Prada expects to join Richemont-Farfetch talks over online tie-up

Prada expects to join Richemont-Farfetch talks over online tie-up

Italian fashion group Prada expects to join talks between Cartier-owner Richemont (CFR.S) and online retailer Farfetch (FTCH.N) about launching a joint e-commerce platform as it seeks to boost online sales and grow overall revenues by 40%.

Richemont said last week it was in advanced talks with Farfetch about selling it a minority stake in its online business Yoox Net-a-Porter (YNAP). It added it would also invite other firms to participate in turning YNAP into an industry-wide platform with no overall controlling shareholder.

Farfetch chief executive Jose Neves said during the company’s third-quarter earnings call that the luxury brands are still in negotiations. He could not provide timing on transaction as “there is no guarantee any deal will be successfully completed.”

“I think…we will be invited to participate in the discussions,” Lorenzo Bertelli, the group’s 33-year-old marketing chief and son of CEO Patrizio Bertelli, told an investors’ presentation in Milan.

“It’s premature and the scenario is still not clear enough to answer, but we are not saying “no” a priori,” he said when asked if Prada could invest in the venture.

Patrizio Bertelli, who with his wife and creative designer Miuccia Prada has transformed a family-owned brand into one of the world’s top luxury groups and vowed to keep it independent, said he could hand over the reins to Lorenzo in the next three to four years. Bertelli senior is 75.


Unveiling Prada’s medium-term strategy, the pair said they aimed for sales to reach 4.5 billion euros ($5.1 billion), compared with 3.2 billion euros in 2019, before the pandemic struck, and record sales of 3.6 billion euros it posted in 2013.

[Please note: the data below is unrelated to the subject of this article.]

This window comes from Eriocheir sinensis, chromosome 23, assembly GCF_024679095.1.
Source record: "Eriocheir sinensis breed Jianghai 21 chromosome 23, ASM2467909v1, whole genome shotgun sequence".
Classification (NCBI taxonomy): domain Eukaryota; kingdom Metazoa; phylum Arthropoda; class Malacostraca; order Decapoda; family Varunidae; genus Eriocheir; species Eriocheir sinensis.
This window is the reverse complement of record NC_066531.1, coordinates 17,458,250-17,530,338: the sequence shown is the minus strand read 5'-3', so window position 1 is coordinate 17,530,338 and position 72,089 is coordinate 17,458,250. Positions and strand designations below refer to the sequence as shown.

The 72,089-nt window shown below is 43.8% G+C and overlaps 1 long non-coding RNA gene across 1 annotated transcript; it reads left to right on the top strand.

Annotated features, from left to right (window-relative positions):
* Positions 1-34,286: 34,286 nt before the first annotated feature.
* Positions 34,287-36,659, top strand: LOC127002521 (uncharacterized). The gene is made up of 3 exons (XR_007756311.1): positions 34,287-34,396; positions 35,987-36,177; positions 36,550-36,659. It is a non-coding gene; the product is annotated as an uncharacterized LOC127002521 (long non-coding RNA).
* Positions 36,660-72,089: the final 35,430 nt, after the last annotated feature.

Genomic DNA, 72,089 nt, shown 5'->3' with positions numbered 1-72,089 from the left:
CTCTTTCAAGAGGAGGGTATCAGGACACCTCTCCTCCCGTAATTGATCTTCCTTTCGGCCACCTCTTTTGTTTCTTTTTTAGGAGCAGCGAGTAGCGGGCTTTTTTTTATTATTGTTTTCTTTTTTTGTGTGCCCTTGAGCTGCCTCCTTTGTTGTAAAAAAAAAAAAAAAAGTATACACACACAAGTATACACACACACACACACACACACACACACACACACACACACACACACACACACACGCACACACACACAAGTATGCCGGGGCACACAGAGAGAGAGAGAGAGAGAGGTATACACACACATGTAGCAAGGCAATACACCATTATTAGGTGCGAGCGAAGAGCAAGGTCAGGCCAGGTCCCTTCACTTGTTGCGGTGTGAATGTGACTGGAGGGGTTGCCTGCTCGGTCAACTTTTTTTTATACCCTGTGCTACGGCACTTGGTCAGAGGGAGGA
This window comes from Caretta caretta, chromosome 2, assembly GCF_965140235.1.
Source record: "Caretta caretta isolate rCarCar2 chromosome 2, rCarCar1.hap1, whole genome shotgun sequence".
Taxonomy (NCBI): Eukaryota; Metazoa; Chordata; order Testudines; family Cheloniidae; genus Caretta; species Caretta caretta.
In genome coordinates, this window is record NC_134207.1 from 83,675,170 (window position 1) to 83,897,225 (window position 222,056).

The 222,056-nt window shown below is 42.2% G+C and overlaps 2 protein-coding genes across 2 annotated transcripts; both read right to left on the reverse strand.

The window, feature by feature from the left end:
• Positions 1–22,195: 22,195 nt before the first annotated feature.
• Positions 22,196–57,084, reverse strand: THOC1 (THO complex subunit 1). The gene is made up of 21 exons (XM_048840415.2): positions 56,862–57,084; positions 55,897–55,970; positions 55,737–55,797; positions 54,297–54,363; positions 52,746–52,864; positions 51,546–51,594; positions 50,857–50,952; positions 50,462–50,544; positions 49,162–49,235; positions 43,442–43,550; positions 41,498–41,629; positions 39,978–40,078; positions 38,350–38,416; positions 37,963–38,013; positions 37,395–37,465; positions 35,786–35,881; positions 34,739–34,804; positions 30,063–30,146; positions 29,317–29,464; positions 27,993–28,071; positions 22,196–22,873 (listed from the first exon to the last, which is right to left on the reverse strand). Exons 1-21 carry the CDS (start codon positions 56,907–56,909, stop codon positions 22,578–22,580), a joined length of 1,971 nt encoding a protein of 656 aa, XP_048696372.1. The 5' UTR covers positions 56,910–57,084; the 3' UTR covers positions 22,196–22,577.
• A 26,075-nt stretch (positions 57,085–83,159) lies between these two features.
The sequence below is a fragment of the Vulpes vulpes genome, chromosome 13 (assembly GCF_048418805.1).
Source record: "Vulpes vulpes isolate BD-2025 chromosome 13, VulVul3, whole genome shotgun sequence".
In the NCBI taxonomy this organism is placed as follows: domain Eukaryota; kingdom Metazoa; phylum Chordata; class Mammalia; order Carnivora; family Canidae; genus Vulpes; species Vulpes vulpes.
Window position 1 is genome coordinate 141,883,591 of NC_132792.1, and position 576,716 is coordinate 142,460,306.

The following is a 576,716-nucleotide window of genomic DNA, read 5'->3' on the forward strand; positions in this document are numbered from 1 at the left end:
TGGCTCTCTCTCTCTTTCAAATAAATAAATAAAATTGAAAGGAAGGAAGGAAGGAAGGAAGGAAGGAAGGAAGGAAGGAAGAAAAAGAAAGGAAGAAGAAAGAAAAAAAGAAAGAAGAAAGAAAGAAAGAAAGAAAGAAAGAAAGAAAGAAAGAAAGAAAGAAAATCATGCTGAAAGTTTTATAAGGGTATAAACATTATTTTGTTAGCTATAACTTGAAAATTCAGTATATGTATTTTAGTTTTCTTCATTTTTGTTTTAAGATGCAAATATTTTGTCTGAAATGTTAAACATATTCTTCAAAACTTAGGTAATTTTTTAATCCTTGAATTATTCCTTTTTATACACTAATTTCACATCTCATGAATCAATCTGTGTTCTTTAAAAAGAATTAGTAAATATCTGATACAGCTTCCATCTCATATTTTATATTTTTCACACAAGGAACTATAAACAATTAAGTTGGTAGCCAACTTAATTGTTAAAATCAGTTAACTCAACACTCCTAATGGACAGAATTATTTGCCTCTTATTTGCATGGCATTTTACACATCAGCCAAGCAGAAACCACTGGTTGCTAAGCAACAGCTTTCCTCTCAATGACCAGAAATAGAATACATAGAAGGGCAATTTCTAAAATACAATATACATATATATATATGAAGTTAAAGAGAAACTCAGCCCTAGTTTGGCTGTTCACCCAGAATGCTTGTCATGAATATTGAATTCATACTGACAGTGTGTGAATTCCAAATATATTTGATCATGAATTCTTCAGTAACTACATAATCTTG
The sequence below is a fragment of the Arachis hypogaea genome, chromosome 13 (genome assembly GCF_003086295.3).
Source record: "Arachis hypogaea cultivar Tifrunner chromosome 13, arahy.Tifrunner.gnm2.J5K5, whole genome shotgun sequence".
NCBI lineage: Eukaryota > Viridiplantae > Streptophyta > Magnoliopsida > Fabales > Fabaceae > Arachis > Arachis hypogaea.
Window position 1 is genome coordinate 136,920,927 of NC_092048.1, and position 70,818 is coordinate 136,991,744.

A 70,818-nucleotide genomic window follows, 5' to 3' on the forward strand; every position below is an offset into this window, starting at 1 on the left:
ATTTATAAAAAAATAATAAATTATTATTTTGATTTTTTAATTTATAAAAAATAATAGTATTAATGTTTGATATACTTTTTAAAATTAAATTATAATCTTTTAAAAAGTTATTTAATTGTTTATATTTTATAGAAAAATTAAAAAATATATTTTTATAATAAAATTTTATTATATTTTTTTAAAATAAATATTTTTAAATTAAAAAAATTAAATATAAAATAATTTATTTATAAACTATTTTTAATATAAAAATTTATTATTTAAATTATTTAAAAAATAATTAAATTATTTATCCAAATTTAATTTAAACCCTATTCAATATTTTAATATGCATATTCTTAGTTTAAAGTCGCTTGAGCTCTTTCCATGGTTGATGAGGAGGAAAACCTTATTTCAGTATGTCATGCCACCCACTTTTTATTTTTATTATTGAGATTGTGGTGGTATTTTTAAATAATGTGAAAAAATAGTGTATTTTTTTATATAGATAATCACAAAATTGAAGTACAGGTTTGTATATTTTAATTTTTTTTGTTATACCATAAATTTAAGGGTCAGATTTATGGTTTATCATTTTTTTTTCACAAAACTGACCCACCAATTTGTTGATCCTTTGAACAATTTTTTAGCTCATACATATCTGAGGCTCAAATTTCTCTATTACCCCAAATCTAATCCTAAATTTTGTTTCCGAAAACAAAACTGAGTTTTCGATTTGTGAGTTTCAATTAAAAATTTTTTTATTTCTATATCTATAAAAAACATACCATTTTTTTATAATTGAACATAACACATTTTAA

The focus will be on moving Prada upmarket and doubling the online share of retail sales to 15% – still below an industry average of around 20% but way above the 2% level prior to the global health emergency.

The Hong Kong-listed group, known for its minimalist looks, was in the middle of a strategic revamp to revive sales when the crisis hit retailers across the globe by forcing them to temporarily shut stores and depriving them of tourist shopping.

It said on Thursday that retail sales in the three months to September had grown by 18% compared to the same period in 2019, an acceleration from the 13% growth rate of the second quarter.

It expects revenues to grow above 2019 levels this year after falling to 2.4 billion euros in 2020.

In the medium term it targets an operating profit of 20% of total sales, more than twice the 2019 level, a goal that some analysts said was underwhelming when compared with brands like Gucci or Louis Vuitton.

Executives said that Prada, less exposed to higher-margin leather goods and handbags than rivals, was planning to invest in those product categories to boost margins. “We think those targets are not under-ambitious, but reasonable and realistic,” said Alessandra Cozzani, the group’s finance chief.

($1 = 0.8807 euros)